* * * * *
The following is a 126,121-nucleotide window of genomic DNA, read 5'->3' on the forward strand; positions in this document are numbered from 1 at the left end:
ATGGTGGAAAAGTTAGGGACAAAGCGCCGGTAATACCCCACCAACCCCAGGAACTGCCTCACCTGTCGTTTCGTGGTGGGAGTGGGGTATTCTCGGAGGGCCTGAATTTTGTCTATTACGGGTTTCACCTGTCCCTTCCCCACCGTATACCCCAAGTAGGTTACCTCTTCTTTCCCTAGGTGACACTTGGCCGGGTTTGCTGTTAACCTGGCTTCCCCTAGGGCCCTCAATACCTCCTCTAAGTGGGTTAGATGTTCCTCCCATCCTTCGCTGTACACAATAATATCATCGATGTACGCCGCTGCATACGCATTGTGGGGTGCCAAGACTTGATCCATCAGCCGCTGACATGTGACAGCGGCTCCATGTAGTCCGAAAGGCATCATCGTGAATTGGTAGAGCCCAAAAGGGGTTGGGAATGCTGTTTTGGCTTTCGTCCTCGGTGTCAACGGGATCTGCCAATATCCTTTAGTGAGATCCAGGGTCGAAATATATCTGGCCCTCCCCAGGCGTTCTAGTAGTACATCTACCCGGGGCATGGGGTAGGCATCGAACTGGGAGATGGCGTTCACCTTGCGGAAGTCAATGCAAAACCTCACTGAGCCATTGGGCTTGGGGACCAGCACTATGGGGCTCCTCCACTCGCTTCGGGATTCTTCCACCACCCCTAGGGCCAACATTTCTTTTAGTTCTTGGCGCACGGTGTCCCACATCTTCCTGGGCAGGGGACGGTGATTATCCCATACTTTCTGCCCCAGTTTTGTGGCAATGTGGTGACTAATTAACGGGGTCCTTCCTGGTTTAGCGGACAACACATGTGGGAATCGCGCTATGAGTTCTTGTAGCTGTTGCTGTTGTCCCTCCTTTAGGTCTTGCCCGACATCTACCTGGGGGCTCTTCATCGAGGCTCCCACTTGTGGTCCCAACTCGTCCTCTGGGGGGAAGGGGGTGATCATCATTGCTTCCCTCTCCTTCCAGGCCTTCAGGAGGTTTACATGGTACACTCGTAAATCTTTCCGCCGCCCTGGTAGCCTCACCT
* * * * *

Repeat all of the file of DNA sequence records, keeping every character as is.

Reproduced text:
The following is a 126,121-nucleotide window of genomic DNA, read 5'->3' on the forward strand; positions in this document are numbered from 1 at the left end:
ATGGTGGAAAAGTTAGGGACAAAGCGCCGGTAATACCCCACCAACCCCAGGAACTGCCTCACCTGTCGTTTCGTGGTGGGAGTGGGGTATTCTCGGAGGGCCTGAATTTTGTCTATTACGGGTTTCACCTGTCCCTTCCCCACCGTATACCCCAAGTAGGTTACCTCTTCTTTCCCTAGGTGACACTTGGCCGGGTTTGCTGTTAACCTGGCTTCCCCTAGGGCCCTCAATACCTCCTCTAAGTGGGTTAGATGTTCCTCCCATCCTTCGCTGTACACAATAATATCATCGATGTACGCCGCTGCATACGCATTGTGGGGTGCCAAGACTTGATCCATCAGCCGCTGACATGTGACAGCGGCTCCATGTAGTCCGAAAGGCATCATCGTGAATTGGTAGAGCCCAAAAGGGGTTGGGAATGCTGTTTTGGCTTTCGTCCTCGGTGTCAACGGGATCTGCCAATATCCTTTAGTGAGATCCAGGGTCGAAATATATCTGGCCCTCCCCAGGCGTTCTAGTAGTACATCTACCCGGGGCATGGGGTAGGCATCGAACTGGGAGATGGCGTTCACCTTGCGGAAGTCAATGCAAAACCTCACTGAGCCATTGGGCTTGGGGACCAGCACTATGGGGCTCCTCCACTCGCTTCGGGATTCTTCCACCACCCCTAGGGCCAACATTTCTTTTAGTTCTTGGCGCACGGTGTCCCACATCTTCCTGGGCAGGGGACGGTGATTATCCCATACTTTCTGCCCCAGTTTTGTGGCAATGTGGTGACTAATTAACGGGGTCCTTCCTGGTTTAGCGGACAACACATGTGGGAATCGCGCTATGAGTTCTTGTAGCTGTTGCTGTTGTCCCTCCTTTAGGTCTTGCCCGACATCTACCTGGGGGCTCTTCATCGAGGCTCCCACTTGTGGTCCCAACTCGTCCTCTGGGGGGAAGGGGGTGATCATCATTGCTTCCCTCTCCTTCCAGGCCTTCAGGAGGTTTACATGGTACACTCGTAAATCTTTCCGCCGCCCTGGTAGCCTCACCT